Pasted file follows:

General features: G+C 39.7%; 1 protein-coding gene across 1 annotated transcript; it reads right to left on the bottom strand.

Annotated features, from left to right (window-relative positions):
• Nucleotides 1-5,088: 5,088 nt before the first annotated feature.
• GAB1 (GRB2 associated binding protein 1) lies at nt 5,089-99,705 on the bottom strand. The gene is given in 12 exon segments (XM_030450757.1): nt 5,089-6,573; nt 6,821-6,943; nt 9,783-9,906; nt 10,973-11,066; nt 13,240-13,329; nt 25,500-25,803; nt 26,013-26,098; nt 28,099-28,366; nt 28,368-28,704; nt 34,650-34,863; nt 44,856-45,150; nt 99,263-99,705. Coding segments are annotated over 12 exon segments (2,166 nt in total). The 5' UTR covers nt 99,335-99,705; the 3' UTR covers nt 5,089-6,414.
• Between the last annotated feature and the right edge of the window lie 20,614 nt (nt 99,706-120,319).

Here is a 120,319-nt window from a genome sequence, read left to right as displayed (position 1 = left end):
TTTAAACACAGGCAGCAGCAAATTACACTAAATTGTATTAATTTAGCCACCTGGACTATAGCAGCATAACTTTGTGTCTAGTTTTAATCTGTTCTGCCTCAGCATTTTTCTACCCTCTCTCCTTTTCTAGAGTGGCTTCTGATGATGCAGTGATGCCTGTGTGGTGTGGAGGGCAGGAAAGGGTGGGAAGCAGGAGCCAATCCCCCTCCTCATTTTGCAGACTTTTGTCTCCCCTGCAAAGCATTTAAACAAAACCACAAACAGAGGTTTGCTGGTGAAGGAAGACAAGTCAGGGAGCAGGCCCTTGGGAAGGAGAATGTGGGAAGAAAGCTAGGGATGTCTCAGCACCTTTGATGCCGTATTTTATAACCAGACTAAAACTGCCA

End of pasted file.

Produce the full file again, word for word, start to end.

General features: G+C 39.7%; 1 protein-coding gene across 1 annotated transcript; it reads right to left on the bottom strand.

Annotated features, from left to right (window-relative positions):
• Nucleotides 1-5,088: 5,088 nt before the first annotated feature.
• GAB1 (GRB2 associated binding protein 1) lies at nt 5,089-99,705 on the bottom strand. The gene is given in 12 exon segments (XM_030450757.1): nt 5,089-6,573; nt 6,821-6,943; nt 9,783-9,906; nt 10,973-11,066; nt 13,240-13,329; nt 25,500-25,803; nt 26,013-26,098; nt 28,099-28,366; nt 28,368-28,704; nt 34,650-34,863; nt 44,856-45,150; nt 99,263-99,705. Coding segments are annotated over 12 exon segments (2,166 nt in total). The 5' UTR covers nt 99,335-99,705; the 3' UTR covers nt 5,089-6,414.
• Between the last annotated feature and the right edge of the window lie 20,614 nt (nt 99,706-120,319).

Here is a 120,319-nt window from a genome sequence, read left to right as displayed (position 1 = left end):
TTTAAACACAGGCAGCAGCAAATTACACTAAATTGTATTAATTTAGCCACCTGGACTATAGCAGCATAACTTTGTGTCTAGTTTTAATCTGTTCTGCCTCAGCATTTTTCTACCCTCTCTCCTTTTCTAGAGTGGCTTCTGATGATGCAGTGATGCCTGTGTGGTGTGGAGGGCAGGAAAGGGTGGGAAGCAGGAGCCAATCCCCCTCCTCATTTTGCAGACTTTTGTCTCCCCTGCAAAGCATTTAAACAAAACCACAAACAGAGGTTTGCTGGTGAAGGAAGACAAGTCAGGGAGCAGGCCCTTGGGAAGGAGAATGTGGGAAGAAAGCTAGGGATGTCTCAGCACCTTTGATGCCGTATTTTATAACCAGACTAAAACTGCCA